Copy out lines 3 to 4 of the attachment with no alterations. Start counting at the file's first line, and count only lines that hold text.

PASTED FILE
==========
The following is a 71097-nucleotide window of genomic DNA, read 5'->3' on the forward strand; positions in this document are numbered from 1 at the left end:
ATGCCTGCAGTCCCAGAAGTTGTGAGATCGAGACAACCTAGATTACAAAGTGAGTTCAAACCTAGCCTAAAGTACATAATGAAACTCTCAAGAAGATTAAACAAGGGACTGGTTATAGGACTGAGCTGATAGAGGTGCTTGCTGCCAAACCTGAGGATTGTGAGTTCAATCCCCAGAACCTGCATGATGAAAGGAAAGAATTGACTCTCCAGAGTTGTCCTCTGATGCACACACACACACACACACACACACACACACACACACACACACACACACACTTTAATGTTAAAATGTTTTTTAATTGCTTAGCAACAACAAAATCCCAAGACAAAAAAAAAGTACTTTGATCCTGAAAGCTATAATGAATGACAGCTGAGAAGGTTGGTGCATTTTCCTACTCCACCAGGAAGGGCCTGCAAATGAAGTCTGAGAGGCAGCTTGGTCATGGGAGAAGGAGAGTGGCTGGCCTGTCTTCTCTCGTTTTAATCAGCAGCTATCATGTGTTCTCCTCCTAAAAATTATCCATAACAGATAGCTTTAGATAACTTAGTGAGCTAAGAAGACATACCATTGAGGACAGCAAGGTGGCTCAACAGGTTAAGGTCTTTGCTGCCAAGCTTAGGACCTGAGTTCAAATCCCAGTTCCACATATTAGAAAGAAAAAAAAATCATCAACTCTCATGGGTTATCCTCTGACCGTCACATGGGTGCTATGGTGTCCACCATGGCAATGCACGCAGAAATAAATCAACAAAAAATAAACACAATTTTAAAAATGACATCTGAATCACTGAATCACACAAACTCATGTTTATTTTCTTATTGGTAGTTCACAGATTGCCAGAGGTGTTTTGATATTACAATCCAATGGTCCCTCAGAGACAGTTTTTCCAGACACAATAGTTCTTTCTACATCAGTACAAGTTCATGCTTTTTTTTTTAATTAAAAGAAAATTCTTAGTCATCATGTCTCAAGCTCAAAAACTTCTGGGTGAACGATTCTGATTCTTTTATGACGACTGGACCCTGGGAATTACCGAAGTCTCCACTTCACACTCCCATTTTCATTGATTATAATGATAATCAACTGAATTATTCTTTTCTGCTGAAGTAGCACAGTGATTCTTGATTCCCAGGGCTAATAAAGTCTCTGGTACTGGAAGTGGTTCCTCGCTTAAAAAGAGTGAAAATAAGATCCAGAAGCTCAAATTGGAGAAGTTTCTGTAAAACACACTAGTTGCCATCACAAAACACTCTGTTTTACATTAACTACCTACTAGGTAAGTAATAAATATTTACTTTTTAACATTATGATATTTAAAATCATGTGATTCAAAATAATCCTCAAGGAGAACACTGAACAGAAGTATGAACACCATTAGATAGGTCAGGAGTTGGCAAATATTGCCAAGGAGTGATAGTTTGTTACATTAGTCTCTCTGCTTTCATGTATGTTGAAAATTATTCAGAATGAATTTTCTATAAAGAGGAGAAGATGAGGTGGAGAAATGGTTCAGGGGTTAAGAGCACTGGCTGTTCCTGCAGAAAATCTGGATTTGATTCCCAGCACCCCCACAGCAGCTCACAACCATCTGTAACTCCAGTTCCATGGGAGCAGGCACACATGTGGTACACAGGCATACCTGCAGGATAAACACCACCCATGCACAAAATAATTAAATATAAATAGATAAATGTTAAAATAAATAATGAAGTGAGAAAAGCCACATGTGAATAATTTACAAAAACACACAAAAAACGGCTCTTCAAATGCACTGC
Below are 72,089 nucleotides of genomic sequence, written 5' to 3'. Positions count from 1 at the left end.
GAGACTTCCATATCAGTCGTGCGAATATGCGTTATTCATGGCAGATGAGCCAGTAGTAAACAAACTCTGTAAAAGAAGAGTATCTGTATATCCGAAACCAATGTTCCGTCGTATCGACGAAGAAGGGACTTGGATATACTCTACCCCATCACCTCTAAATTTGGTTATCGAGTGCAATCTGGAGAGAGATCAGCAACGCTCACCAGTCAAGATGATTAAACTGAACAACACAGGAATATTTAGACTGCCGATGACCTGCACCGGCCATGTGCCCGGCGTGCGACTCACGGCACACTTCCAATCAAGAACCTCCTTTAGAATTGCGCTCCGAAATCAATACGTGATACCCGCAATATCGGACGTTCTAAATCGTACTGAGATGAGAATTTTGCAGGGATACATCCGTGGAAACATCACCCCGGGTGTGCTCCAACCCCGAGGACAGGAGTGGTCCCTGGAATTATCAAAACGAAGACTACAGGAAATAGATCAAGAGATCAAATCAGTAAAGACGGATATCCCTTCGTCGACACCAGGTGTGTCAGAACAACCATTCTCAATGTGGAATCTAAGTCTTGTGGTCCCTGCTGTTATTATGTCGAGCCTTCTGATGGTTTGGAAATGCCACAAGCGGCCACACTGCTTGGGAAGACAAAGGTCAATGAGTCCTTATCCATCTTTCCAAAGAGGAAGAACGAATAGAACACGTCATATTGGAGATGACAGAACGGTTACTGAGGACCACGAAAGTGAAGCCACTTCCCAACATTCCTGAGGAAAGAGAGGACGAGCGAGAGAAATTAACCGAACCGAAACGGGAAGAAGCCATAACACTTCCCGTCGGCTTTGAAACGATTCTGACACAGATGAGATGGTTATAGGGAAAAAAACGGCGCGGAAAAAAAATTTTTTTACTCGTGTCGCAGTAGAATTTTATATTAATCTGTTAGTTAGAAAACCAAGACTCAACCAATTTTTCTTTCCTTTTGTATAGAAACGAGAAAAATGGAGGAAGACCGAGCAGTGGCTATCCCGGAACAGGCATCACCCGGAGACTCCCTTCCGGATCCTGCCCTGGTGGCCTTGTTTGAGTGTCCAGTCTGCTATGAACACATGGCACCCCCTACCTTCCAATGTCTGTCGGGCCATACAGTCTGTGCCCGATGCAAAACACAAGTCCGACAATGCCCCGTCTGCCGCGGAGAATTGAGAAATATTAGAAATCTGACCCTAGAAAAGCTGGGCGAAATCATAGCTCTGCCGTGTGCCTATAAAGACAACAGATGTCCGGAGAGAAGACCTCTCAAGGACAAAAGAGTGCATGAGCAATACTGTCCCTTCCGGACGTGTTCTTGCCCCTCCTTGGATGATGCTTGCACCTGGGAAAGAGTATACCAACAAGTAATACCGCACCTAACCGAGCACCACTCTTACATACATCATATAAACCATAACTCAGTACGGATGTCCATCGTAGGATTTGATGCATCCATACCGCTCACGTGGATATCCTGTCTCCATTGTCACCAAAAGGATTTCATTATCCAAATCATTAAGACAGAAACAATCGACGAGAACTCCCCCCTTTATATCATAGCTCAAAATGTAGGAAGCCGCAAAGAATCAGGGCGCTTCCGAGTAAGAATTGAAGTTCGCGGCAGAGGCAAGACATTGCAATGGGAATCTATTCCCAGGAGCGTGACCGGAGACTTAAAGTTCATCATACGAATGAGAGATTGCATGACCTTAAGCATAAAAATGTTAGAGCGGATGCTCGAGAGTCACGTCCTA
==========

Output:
Below are 72,089 nucleotides of genomic sequence, written 5' to 3'. Positions count from 1 at the left end.
GAGACTTCCATATCAGTCGTGCGAATATGCGTTATTCATGGCAGATGAGCCAGTAGTAAACAAACTCTGTAAAAGAAGAGTATCTGTATATCCGAAACCAATGTTCCGTCGTATCGACGAAGAAGGGACTTGGATATACTCTACCCCATCACCTCTAAATTTGGTTATCGAGTGCAATCTGGAGAGAGATCAGCAACGCTCACCAGTCAAGATGATTAAACTGAACAACACAGGAATATTTAGACTGCCGATGACCTGCACCGGCCATGTGCCCGGCGTGCGACTCACGGCACACTTCCAATCAAGAACCTCCTTTAGAATTGCGCTCCGAAATCAATACGTGATACCCGCAATATCGGACGTTCTAAATCGTACTGAGATGAGAATTTTGCAGGGATACATCCGTGGAAACATCACCCCGGGTGTGCTCCAACCCCGAGGACAGGAGTGGTCCCTGGAATTATCAAAACGAAGACTACAGGAAATAGATCAAGAGATCAAATCAGTAAAGACGGATATCCCTTCGTCGACACCAGGTGTGTCAGAACAACCATTCTCAATGTGGAATCTAAGTCTTGTGGTCCCTGCTGTTATTATGTCGAGCCTTCTGATGGTTTGGAAATGCCACAAGCGGCCACACTGCTTGGGAAGACAAAGGTCAATGAGTCCTTATCCATCTTTCCAAAGAGGAAGAACGAATAGAACACGTCATATTGGAGATGACAGAACGGTTACTGAGGACCACGAAAGTGAAGCCACTTCCCAACATTCCTGAGGAAAGAGAGGACGAGCGAGAGAAATTAACCGAACCGAAACGGGAAGAAGCCATAACACTTCCCGTCGGCTTTGAAACGATTCTGACACAGATGAGATGGTTATAGGGAAAAAAACGGCGCGGAAAAAAAATTTTTTTACTCGTGTCGCAGTAGAATTTTATATTAATCTGTTAGTTAGAAAACCAAGACTCAACCAATTTTTCTTTCCTTTTGTATAGAAACGAGAAAAATGGAGGAAGACCGAGCAGTGGCTATCCCGGAACAGGCATCACCCGGAGACTCCCTTCCGGATCCTGCCCTGGTGGCCTTGTTTGAGTGTCCAGTCTGCTATGAACACATGGCACCCCCTACCTTCCAATGTCTGTCGGGCCATACAGTCTGTGCCCGATGCAAAACACAAGTCCGACAATGCCCCGTCTGCCGCGGAGAATTGAGAAATATTAGAAATCTGACCCTAGAAAAGCTGGGCGAAATCATAGCTCTGCCGTGTGCCTATAAAGACAACAGATGTCCGGAGAGAAGACCTCTCAAGGACAAAAGAGTGCATGAGCAATACTGTCCCTTCCGGACGTGTTCTTGCCCCTCCTTGGATGATGCTTGCACCTGGGAAAGAGTATACCAACAAGTAATACCGCACCTAACCGAGCACCACTCTTACATACATCATATAAACCATAACTCAGTACGGATGTCCATCGTAGGATTTGATGCATCCATACCGCTCACGTGGATATCCTGTCTCCATTGTCACCAAAAGGATTTCATTATCCAAATCATTAAGACAGAAACAATCGACGAGAACTCCCCCCTTTATATCATAGCTCAAAATGTAGGAAGCCGCAAAGAATCAGGGCGCTTCCGAGTAAGAATTGAAGTTCGCGGCAGAGGCAAGACATTGCAATGGGAATCTATTCCCAGGAGCGTGACCGGAGACTTAAAGTTCATCATACGAATGAGAGATTGCATGACCTTAAGCATAAAAATGTTAGAGCGGATGCTCGAGAGTCACGTCCTA